Is the game up for Dell?

Dell’s business model is coming under scrutiny after the vendor failed to meet revenue expectations and saw its share price fall sharply. Facing greater competition and a fast evolving IT market, Dell needs to look again at its strategy if it is to maintain the awesome growth it has enjoyed in the last few years.

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By  Simon Duddy Published  November 6, 2005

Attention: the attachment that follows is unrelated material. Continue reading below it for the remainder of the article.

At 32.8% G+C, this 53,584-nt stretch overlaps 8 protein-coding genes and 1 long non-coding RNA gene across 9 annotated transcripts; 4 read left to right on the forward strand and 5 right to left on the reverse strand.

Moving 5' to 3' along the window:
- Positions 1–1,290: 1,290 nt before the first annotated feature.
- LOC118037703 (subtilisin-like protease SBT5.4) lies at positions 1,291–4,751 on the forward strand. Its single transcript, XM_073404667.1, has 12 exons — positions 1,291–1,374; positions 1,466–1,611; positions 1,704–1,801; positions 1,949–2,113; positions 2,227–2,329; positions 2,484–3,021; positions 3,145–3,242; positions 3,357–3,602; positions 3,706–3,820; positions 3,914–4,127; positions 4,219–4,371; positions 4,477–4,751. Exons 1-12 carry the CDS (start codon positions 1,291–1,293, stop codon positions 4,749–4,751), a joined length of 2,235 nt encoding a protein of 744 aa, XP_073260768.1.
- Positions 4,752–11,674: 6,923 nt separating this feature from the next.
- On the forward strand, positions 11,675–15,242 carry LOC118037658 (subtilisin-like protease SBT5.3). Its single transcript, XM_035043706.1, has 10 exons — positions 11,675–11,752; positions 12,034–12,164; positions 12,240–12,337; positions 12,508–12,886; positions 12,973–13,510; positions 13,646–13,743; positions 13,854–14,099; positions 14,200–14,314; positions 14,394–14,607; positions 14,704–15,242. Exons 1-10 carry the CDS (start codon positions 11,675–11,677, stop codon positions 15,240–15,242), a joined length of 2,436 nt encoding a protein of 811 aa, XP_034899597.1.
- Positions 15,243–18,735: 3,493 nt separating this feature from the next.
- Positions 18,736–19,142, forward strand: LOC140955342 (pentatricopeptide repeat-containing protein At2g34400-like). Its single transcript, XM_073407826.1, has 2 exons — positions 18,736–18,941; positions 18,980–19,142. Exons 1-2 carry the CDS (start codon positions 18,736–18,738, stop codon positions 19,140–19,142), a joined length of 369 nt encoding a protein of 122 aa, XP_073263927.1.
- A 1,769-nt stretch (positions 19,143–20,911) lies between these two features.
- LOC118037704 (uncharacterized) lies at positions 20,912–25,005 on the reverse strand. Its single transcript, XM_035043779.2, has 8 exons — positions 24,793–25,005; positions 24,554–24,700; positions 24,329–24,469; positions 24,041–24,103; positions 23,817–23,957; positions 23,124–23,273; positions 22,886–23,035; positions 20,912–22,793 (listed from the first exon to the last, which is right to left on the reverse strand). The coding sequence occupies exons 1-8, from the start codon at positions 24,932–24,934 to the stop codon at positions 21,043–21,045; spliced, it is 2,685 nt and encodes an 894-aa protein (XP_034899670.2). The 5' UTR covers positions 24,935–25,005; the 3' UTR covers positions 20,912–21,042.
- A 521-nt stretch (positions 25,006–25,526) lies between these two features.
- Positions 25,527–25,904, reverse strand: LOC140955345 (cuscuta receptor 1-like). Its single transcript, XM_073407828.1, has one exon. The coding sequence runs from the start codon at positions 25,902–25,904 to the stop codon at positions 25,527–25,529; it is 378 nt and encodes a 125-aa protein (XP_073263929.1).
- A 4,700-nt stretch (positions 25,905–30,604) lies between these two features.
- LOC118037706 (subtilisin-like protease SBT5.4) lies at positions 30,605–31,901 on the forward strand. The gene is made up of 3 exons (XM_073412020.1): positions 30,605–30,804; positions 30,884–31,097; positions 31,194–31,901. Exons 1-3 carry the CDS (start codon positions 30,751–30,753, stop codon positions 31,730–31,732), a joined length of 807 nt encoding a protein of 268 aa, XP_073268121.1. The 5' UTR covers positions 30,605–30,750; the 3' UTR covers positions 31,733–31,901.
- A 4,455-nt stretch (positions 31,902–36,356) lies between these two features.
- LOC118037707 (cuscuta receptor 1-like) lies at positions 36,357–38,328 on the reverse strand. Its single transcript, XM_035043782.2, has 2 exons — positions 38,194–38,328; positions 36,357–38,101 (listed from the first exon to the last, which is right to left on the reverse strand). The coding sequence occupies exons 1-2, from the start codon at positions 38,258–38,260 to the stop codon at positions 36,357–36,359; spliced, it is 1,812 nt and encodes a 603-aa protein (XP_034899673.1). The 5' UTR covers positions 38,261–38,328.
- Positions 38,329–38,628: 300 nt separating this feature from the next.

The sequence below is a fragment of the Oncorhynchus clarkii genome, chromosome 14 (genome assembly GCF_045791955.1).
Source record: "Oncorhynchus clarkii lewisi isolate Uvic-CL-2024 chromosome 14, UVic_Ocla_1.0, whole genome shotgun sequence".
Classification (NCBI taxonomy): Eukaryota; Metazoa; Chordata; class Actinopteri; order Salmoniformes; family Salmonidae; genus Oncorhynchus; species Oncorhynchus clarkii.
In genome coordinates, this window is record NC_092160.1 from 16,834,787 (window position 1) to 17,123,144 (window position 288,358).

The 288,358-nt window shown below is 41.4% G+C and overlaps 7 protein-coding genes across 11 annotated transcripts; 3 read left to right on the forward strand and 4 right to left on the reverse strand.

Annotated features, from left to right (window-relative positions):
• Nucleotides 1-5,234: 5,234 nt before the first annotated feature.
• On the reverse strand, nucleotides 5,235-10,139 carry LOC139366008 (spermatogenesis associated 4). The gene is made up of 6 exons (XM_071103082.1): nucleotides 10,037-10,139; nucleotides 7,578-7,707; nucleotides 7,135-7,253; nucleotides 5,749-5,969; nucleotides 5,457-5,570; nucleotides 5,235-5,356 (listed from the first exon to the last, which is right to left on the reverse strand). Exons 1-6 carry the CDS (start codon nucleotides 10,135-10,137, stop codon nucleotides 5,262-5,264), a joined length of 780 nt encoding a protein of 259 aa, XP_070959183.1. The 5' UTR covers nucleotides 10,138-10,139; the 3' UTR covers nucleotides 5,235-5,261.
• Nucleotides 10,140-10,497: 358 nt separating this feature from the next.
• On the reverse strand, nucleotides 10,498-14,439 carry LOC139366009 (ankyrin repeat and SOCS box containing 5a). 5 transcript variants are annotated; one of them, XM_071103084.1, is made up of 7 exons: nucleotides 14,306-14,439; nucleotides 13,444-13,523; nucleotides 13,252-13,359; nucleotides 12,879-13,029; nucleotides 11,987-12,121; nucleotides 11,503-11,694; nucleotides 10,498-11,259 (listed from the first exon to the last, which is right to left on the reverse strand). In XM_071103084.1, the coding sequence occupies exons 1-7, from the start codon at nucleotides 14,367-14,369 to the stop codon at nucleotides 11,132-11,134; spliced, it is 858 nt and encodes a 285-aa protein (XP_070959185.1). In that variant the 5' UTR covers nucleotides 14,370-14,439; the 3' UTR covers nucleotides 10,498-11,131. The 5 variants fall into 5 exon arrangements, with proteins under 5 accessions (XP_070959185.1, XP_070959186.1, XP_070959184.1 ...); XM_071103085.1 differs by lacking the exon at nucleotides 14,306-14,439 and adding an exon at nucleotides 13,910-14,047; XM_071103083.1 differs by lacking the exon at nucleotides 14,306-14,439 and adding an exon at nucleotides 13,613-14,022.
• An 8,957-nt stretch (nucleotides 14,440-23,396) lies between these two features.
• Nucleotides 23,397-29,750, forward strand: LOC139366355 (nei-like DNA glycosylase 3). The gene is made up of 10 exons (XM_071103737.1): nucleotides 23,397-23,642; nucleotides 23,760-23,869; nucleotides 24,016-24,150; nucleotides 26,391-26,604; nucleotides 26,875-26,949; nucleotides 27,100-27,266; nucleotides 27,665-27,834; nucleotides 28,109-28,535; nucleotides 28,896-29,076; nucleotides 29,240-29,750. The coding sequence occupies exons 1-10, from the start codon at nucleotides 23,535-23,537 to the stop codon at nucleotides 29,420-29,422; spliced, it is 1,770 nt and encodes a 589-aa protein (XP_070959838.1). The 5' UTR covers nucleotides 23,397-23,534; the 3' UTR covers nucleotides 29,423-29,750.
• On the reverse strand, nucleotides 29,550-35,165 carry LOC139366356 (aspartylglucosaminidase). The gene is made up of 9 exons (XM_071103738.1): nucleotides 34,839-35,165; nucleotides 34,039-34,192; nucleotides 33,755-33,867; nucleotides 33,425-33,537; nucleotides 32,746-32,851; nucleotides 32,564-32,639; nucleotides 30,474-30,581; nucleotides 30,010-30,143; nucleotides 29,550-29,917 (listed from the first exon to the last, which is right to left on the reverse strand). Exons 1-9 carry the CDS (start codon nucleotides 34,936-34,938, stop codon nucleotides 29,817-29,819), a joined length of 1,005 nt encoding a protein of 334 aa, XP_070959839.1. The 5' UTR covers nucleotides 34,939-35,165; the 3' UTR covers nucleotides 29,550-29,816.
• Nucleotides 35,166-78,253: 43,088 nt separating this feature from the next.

|~||~||~|Dell has been one of the most consistent IT success stories of recent years. Even as competitors battled tough times, the US computing giant continued to grow at a pace others could only envy. Its direct, low-price, low-inventory model made it extremely difficult for bigger rivals to compete in what were cash-strapped times. But there are signs that this could be changing. Commentators are suggesting that a slowdown in Dell’s earning power shows that the model that has taken the company this far could hinder it from progressing further. Dell expects to announce Q305 revenue of US$13.9 billion, significantly less than its original prediction of between US$14.1 billion and US$14.5 billion. The expectation of this shortfall sent Dell’s share price tumbling by 8%. Financial analysts have expressed concern with the falling share price and cynics are lining up to take a pop at the firm. Some commentators are suggesting that Dell products are not as reliable as they once were, citing growing dissatisfaction expressed on online forums as evidence. Less nebulous is the evidence from Dell itself. In a recent press release, the vendor announced that it would incur losses of up to US$300 million to fix faulty motherboards on a generation of Dell OptiPlex PCs. Faults like this inevitably cast doubt on the wisdom of Dell’s strategy and leave the company open to suggestions that it is sacrificing quality for cost. Furthermore, new competitors such as Lenovo are likely to attack Dell very aggressively on price. The vendor’s price-focused strategy is also coming under fire from another angle, as customers increasingly put services and support above cost in their buying criteria. The direct model that Dell uses in most parts of the world can make it difficult for the vendor to ensure that customers receive timely and effective support. One of the areas where Dell works through partners, however, is in the Middle East, with companies such as Emirates Computers in the United Arab Emirates (UAE). These help Dell to provide effective support to customers. Recently I spoke with Neville Bryan, the network security supervisor at Emirates Media who singled out Emirates Computers for praise because of its ability to be on-site within 30 minutes in the event of a problem. Having partners with local knowledge and presence clearly works. Dell is facing some serious challenges as the IT market evolves from the box shifting environment in which it excels to a services focused model it is perhaps less well suited to. That said, the US firm is very much a formidable player in the IT world and should have the resources to effectively adapt its strategy to cope with an evolving market. In fact, perhaps the answer for Dell is to take the lead from its regional operation, where it has forged a successful strategy in partnership with powerful partners. While there are no indications that Dell will abandon its largely direct model, developing partnerships should help it to cash in the growing services segment of the IT market.||**||

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